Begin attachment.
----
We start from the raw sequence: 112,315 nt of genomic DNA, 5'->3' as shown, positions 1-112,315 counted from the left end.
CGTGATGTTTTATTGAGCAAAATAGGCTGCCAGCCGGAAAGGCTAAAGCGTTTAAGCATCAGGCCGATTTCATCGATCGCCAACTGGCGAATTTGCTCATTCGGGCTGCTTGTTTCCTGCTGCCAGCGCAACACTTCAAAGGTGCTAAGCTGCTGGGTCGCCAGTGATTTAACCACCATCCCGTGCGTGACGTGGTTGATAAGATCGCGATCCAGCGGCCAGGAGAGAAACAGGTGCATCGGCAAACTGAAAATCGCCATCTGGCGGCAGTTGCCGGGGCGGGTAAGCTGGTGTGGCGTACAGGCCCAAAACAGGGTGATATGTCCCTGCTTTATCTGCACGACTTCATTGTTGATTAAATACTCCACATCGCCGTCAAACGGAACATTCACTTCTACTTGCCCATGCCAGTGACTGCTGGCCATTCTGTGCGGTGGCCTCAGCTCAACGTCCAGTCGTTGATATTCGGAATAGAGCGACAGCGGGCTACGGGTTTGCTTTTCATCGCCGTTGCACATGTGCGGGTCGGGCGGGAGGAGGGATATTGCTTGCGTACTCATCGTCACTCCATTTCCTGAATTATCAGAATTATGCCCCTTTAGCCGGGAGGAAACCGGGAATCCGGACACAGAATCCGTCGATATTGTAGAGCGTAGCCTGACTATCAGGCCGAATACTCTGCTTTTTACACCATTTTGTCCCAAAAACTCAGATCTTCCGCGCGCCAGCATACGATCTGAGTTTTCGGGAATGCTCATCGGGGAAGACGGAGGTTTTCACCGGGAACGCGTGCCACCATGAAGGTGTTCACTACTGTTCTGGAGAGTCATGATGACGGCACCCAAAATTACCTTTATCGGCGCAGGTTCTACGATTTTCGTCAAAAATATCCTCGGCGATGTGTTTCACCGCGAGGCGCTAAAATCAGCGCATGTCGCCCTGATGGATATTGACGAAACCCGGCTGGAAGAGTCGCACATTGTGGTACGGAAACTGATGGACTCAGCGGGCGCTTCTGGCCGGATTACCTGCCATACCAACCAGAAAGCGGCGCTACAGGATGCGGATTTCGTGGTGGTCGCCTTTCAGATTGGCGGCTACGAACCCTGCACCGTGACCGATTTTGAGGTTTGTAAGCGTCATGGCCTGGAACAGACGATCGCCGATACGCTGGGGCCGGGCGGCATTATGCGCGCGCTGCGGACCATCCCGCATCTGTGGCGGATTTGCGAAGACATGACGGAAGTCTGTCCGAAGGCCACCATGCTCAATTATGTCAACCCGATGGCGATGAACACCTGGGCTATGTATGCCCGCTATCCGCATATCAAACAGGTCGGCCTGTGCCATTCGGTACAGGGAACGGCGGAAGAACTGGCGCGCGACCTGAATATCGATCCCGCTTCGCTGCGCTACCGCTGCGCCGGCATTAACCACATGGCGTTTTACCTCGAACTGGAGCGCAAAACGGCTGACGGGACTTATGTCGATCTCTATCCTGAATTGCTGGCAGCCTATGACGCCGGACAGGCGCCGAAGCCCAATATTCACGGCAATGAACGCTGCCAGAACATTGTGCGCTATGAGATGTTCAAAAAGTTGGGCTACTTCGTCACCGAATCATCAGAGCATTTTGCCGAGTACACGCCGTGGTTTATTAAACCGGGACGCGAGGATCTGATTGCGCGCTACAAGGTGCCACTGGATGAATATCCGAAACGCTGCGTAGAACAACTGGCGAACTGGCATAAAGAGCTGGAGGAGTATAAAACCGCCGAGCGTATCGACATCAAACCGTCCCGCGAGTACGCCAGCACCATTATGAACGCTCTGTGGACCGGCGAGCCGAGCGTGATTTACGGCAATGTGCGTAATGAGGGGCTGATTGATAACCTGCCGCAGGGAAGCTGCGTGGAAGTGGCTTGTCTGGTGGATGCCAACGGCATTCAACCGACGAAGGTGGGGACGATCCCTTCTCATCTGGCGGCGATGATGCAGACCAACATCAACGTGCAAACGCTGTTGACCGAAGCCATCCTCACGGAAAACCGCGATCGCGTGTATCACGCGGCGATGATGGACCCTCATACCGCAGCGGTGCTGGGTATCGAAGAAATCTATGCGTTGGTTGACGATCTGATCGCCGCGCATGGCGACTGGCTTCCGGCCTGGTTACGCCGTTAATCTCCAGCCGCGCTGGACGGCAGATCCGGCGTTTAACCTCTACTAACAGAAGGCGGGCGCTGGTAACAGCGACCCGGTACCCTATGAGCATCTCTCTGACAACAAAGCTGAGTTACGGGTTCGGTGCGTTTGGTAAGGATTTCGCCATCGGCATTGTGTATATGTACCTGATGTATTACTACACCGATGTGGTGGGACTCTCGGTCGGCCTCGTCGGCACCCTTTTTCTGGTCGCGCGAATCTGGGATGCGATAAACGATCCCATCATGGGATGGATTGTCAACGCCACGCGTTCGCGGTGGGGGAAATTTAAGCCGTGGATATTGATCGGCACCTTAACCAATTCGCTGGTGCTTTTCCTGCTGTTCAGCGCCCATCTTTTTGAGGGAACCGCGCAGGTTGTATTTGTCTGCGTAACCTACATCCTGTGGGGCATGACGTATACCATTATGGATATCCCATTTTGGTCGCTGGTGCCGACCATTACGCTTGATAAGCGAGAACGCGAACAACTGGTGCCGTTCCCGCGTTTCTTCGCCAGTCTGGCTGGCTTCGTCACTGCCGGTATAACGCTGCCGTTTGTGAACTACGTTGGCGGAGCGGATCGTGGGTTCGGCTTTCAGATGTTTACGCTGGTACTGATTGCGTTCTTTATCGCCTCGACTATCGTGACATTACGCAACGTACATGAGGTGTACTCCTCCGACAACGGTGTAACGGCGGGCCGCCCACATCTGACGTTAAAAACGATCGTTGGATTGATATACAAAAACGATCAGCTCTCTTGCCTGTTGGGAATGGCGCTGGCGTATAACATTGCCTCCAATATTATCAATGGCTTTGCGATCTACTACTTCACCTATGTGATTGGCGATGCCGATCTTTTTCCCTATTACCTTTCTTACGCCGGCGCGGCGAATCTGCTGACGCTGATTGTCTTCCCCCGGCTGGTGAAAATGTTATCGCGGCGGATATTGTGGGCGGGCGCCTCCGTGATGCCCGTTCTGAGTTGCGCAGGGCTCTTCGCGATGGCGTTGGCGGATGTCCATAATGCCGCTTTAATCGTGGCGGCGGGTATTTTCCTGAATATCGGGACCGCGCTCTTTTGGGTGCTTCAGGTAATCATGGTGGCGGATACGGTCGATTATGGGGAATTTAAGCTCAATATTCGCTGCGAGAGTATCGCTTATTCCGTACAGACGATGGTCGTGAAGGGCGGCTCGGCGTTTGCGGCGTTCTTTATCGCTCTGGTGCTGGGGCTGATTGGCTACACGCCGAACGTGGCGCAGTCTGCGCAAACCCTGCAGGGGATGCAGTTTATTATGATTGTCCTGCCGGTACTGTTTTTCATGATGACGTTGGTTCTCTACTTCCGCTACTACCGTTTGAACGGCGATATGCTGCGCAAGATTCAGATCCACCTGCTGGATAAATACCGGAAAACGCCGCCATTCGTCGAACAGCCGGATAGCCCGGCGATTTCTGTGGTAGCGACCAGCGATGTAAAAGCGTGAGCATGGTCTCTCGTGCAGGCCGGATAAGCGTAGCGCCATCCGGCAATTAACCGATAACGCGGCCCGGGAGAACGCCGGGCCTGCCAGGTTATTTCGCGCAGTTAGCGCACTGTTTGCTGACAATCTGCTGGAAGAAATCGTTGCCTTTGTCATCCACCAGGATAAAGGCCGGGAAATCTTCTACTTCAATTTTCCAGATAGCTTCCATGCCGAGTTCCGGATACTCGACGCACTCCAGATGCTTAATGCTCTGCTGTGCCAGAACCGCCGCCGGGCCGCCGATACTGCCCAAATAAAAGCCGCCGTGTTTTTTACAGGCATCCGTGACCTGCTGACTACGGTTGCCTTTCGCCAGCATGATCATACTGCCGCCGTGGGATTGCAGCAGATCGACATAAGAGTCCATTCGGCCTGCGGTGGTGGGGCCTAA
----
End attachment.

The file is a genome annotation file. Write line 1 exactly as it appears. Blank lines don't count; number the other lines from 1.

We start from the raw sequence: 112,315 nt of genomic DNA, 5'->3' as shown, positions 1-112,315 counted from the left end.